Director Roger Mathey is promising plenty of live action for Spotlight Theatre's "Robin Hood," which opens April 22 for a 12-performance run.

"We've got 24 sword fighters," he said. "They're not on stage all at once -- sort of coming and going at one another" as tale unfolds.

Justin Gordon, now working in professional theater in Santa Cruz, is choreographing the tricky movements needed for the fights.

"He (Gordon) used to be in shows here," Mathey said. "He's had sword-fight training in England, so we asked him to come down and help us out."

However, what audiences should not expect is a standard version of the ancient legend of good versus evil. Said Mathey, "It's more in the Mel Brooks-Monty Python vein."

True, it's based on the familiar story of goings-on in Sherwood Forest. But, as written by Bob Nigro, it's a parody with more than a few modern twists. For example, Robin Hood, played by Rikk Cheshire, is a politically correct vegetarian who refuses to kill or eat meat.

In a further bow to the modern world, there's one character named Marilyn Monroe, played by Sarah Vara, and another called the Sweet Transvestite. The mixed-gender character is portrayed by Paul Nix.

As for the more traditional roles, Sarah Downie is cast as Maid Marian; Rick McMann as the Sheriff of Nottingham; Charlie Gamble as Little John; Pablo Reyes as Friar Tuck; and Jarrod Ackerley as Will Scarlet, the minstrel.

Those in other lead roles are Kamel Haddad, Ivan Goertzen, Tami McMann, Guinevere Park-Hall, Angela Poncetta and Crosby Shaterian. Tickets are $15; students, seniors and military, $10. For reservations call 631-0692.

Bakersfield Keynotes

Bakersfield Keynotes is a women's chorus that began long before some of its youngest members were born. Yet one member, Nancy Broome, has been singing with the group since it began way back in 1952 when it was called the Mother Singers. She acknowledged that today's membership is made up of a wide range of ages.

"We're quite spread out," said Broome, who's a great-grandmother. "I'm the oldest. Two or three (members) are in their 20s. And one member just had a baby. In fact she brought the baby to our last rehearsal."

The group of 20 singers, minus the infant, of course, will perform its spring scholarship concert at 1 p.m. Saturday in the Beale Memorial Library auditorium.

Keynotes adopted its present name in 1970, said Jan Deaton Rockoff, another long-time member. It's affiliated with California Women's Chorus. In 2006 the local chorus will host the state's 26 branches at its annual convention to be held in Bakersfield.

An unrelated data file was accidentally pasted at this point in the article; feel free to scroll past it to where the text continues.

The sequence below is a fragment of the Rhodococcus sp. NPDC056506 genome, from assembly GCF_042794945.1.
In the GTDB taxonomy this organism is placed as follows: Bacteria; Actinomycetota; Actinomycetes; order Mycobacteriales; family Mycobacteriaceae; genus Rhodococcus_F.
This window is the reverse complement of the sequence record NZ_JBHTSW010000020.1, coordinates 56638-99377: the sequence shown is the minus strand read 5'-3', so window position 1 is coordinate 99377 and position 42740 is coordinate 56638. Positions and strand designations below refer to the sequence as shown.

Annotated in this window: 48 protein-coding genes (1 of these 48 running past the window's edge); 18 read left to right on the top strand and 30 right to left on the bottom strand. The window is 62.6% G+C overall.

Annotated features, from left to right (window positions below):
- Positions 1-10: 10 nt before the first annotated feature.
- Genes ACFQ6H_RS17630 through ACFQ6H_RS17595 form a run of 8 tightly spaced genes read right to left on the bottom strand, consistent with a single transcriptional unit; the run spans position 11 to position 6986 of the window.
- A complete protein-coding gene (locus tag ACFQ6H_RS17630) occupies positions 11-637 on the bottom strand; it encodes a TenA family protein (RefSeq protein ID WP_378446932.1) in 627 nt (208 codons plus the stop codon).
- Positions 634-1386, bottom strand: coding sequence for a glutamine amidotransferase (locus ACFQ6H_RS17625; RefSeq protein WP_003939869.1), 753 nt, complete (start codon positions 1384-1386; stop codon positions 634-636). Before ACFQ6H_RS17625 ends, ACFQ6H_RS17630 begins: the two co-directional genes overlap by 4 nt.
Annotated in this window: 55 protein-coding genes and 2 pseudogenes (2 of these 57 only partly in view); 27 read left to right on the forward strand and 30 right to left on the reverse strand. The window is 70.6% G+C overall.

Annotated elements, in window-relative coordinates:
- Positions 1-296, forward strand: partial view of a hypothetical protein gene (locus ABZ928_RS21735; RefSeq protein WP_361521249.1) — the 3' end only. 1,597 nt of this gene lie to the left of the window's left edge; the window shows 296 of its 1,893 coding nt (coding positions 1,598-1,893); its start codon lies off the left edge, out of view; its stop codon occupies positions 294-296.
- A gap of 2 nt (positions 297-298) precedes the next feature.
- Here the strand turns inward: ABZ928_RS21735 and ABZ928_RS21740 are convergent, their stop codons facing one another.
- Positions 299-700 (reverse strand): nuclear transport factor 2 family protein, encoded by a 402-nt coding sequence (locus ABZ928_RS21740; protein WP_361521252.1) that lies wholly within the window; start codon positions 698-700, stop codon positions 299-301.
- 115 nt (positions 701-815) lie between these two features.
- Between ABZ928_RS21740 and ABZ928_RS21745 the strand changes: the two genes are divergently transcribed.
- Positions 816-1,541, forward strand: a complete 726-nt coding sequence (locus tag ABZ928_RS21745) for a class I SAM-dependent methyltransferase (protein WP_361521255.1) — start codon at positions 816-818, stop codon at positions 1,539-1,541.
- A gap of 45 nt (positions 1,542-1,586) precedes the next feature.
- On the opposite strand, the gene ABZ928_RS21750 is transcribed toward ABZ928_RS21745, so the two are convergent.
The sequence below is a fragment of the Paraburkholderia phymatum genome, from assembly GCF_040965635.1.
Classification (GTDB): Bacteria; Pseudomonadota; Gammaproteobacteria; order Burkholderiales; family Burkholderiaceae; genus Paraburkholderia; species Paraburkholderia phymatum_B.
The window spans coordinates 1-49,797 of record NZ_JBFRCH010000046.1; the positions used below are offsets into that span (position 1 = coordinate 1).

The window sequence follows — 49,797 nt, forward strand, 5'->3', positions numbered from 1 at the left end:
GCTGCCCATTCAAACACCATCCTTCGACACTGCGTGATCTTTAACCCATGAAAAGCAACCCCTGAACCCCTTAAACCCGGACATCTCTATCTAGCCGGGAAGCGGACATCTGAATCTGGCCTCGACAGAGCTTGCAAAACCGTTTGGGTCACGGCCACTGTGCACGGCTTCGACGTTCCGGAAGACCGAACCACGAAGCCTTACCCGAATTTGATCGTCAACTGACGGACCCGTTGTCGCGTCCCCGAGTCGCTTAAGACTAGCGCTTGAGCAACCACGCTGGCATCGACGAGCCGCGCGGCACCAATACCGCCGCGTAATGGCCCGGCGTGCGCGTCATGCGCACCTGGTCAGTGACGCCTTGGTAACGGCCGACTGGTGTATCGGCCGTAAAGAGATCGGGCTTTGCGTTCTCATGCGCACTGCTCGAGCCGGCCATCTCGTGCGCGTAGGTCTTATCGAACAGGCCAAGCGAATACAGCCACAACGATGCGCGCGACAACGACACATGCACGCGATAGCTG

"Our purpose, as always," said Rockoff, "is not only to perform and entertain but to raise scholarships for young people interested in studying music."

Since 1970, she said, the group has awarded more than $60,000 to Kern County youths. Two former recipients, Ken Burdick and Janie Kennedy, have appeared frequently in Bakersfield Music Theatre productions. And Burdick teaches music at Mount Vernon, a magnet school of the Bakersfield City School District.

The concert, titled "Kaleidoscope of Music," will range from jazz to Broadway show tunes, many of which will be choreographed. Tickets are $15. For information, call 871-9593.

Maturango ceramics show

Betty Spindler is the featured artist for April and May in the Sylvia Winslow Gallery at the Maturango Museum in Ridgecrest.

Her ceramic sculptures of fruits, vegetables and other everyday things are so lifelike it's difficult to believe they're not the real thing.

And that may be why Spindler's mouth-watering version of the lowly hot dog has been selected for a permanent spot in the Smithsonian Institution, as part of the new Luce Foundation collection opening in June 2006.

"It's going to be in the Smithsonian's American Art Museum," said Spindler. "After all, what could be more American than the hot dog?"

A curator from the Washington, D.C., museum spotted Spindler's sculpture at the Winfield Gallery in Carmel, which shows her work on a regular basis.

Spindler, who says she's a "late bloomer," graduated from UC Santa Cruz in 1990. However, she got her first taste of ceramics in Ridgecrest in a class taught by Paul Meyer.

"I started taking art classes at Cerro Coso College in 1979, just for fun," she said. "I found I loved ceramics and stayed with it."

Rosemary Lackaye, Maturango's gallery coordinator, said Spindler's work is low-fired. Each piece is hand built with slabs of clay over a free-form newspaper armature. The clay is smoothed and shaped into the artist's vision, then covered with vibrantly alive colors.

The Spindler exhibit will be on display 10 a.m.-5 p.m. daily at the Maturango Museum, 100 E. Las Flores in Ridgecrest. Telephone is (760) 375-6900.

Camille Gavin appears each Thursday. She can be reached via e-mail at Read her columns online at